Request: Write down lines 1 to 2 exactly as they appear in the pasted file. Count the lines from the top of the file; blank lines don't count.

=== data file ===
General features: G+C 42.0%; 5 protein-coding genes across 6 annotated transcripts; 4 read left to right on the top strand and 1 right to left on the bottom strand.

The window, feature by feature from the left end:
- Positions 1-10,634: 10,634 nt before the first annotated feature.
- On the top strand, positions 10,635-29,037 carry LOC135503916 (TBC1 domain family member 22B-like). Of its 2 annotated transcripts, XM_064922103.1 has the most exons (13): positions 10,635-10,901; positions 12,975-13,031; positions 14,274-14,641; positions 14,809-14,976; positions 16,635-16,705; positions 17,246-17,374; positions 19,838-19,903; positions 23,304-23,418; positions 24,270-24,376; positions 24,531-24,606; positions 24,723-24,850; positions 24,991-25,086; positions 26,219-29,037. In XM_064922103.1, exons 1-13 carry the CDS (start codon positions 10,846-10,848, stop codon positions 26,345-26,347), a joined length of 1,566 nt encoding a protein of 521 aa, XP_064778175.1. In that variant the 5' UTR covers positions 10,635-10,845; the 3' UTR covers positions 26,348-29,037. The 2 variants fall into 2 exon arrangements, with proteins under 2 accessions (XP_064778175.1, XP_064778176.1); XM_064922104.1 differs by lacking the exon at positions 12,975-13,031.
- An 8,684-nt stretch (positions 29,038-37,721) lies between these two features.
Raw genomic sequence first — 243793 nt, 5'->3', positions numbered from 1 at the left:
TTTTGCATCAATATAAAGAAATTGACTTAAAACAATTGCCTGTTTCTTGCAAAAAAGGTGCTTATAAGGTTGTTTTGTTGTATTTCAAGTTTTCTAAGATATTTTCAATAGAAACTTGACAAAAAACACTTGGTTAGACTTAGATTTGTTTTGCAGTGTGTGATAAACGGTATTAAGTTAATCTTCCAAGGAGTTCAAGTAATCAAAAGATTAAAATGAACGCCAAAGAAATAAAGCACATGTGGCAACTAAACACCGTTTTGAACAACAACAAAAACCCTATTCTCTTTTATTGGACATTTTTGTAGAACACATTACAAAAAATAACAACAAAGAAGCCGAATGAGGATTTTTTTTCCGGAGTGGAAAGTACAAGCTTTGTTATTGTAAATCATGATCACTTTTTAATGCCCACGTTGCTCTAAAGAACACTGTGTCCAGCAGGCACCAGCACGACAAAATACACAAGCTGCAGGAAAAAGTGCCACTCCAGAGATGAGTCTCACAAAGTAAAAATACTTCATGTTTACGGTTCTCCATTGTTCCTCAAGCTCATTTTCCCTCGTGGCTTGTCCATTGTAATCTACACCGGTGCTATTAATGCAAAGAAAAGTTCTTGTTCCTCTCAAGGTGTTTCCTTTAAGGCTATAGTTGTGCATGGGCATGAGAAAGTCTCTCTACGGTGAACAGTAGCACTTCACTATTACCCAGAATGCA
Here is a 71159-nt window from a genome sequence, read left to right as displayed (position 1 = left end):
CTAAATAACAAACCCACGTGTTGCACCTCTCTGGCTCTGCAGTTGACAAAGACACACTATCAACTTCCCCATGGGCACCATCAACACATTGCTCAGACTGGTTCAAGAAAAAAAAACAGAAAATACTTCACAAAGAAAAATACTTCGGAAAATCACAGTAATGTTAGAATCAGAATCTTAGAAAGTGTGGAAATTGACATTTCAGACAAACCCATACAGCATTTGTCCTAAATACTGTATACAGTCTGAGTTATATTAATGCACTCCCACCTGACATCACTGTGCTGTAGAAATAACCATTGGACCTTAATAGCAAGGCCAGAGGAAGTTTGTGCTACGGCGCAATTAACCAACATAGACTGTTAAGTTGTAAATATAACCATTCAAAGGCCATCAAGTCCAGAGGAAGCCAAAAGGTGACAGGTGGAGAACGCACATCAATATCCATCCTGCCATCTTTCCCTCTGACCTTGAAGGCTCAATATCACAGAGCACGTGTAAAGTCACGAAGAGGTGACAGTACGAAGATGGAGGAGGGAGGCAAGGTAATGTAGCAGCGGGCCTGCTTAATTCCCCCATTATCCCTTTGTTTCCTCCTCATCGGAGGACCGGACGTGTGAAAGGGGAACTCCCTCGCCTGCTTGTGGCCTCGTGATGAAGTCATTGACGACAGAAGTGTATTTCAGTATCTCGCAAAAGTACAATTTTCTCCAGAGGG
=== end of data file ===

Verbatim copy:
General features: G+C 42.0%; 5 protein-coding genes across 6 annotated transcripts; 4 read left to right on the top strand and 1 right to left on the bottom strand.

The window, feature by feature from the left end: